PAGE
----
3. Quality Of Design Is An Indicator Of Credibility

Various studies have been conducted to find out just what influences people’s perception of a website’s credibility:

  • One interesting finding of these studies is that users really do judge a book by its cover… or rather, a website by its design. Elements such as layout, consistency, typography, color and style all affect how users perceive your website and what kind of image you project. Your website should project not only a good image but also the right one for your audience.
  • Other factors that influence credibility are: the quality of the website’s content, amount of errors, rate of updates, ease of use and trustworthiness of authors.

4.Most Users Do Not Scroll

Jakob Nielsen’s study on how much users scroll (in Prioritizing Web Usability) revealed that only 23% of visitors scroll on their first visit to a website. This means that 77% of visitors won’t scroll; they’ll just view the content above the fold (i.e. the area of the page that is visible on the screen without scrolling down). What’s more, the percentage of users who scroll decreases with subsequent visits, with only 16% scrolling on their second visit. This data highlights just how important it is to place your key content on a prominent position, especially on landing pages.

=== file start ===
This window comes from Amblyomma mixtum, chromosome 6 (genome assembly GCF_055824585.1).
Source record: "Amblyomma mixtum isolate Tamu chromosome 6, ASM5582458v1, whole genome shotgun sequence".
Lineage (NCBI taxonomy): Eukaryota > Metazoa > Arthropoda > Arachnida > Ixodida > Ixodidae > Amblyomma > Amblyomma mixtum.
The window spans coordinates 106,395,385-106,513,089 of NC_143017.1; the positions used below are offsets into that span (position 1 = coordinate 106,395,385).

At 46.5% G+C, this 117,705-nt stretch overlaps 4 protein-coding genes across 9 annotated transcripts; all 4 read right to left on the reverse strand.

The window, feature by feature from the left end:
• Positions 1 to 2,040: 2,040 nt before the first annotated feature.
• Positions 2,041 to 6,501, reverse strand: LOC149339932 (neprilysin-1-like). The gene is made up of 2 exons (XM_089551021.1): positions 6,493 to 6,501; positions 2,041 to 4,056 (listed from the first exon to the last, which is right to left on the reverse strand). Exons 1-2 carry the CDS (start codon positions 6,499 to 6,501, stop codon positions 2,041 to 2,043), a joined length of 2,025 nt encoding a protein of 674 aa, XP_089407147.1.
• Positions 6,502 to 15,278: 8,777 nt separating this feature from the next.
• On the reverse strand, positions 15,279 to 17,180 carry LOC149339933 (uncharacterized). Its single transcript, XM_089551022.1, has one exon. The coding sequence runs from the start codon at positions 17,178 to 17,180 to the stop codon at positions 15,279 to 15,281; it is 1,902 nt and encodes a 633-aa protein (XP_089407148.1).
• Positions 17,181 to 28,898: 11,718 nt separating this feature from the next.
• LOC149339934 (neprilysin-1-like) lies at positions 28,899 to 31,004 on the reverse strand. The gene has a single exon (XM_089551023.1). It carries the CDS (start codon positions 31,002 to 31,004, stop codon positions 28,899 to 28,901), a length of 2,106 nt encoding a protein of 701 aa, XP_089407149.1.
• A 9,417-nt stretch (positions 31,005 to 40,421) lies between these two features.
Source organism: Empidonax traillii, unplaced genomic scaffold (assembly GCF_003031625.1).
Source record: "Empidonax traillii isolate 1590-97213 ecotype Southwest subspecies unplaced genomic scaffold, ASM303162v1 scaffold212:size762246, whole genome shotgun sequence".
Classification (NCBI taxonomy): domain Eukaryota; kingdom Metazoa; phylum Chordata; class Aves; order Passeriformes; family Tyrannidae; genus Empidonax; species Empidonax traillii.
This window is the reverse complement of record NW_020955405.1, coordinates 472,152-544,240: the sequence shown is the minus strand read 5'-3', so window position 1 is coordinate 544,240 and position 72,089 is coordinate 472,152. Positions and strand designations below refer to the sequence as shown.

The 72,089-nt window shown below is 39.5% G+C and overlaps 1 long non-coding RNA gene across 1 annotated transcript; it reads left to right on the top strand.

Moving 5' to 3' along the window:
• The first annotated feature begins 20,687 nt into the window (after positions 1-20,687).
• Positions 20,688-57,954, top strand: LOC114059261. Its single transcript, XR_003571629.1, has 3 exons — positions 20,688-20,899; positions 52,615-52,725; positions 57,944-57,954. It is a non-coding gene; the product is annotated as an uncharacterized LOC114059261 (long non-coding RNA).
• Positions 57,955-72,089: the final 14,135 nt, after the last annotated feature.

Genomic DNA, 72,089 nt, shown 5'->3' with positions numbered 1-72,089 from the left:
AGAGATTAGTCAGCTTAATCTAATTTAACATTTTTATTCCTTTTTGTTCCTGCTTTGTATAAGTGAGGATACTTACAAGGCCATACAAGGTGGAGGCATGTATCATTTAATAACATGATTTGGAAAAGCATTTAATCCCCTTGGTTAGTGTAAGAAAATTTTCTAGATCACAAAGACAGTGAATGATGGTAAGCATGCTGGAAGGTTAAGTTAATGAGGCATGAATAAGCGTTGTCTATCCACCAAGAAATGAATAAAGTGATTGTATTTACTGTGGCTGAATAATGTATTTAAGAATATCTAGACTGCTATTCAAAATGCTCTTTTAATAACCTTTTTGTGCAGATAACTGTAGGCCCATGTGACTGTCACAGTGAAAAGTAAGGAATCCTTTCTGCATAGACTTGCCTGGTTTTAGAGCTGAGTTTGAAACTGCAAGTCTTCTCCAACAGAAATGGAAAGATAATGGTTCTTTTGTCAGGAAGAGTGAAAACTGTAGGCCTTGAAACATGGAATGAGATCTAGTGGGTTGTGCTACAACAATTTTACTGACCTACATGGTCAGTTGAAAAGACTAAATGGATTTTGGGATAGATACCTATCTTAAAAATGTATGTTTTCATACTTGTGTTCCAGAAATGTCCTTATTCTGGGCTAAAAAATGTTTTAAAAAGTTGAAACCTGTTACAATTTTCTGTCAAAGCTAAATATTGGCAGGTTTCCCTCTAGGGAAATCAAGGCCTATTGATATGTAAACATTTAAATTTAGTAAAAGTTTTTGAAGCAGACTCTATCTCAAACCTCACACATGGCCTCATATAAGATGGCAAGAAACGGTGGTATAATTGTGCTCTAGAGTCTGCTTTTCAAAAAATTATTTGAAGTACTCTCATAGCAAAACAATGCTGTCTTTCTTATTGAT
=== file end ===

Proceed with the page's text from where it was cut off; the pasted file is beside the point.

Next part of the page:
This doesn’t mean you should cram everything in the upper area of the page, just that you should make the best use of that area. Crowding it with content will just make the content inaccessible; when the user sees too much information, they don’t know where to begin looking.

This is most important for the home page, where most new visitors will land. So provide the core essentials there:

  1. Name of the website,
  2. Value proposition of the website (i.e. what benefit users will get from using it),
  3. Navigation for the main sections of the website that are relevant to the user.

However, users’ habits have significantly changed since then. Recent studies prove that users are quite comfortable with scrolling and in some situations they are willing to scroll to the bottom of the page. Many users are more comfortable with scrolling than with a pagination, and for many users the most important information of the page isn’t necessarily placed “above the fold” (which is because of the variety of available display resolutions a quite outdated, deprecated term). So it is a good idea to divide your layout into sections for easy scanning, separating them with a lot of white space.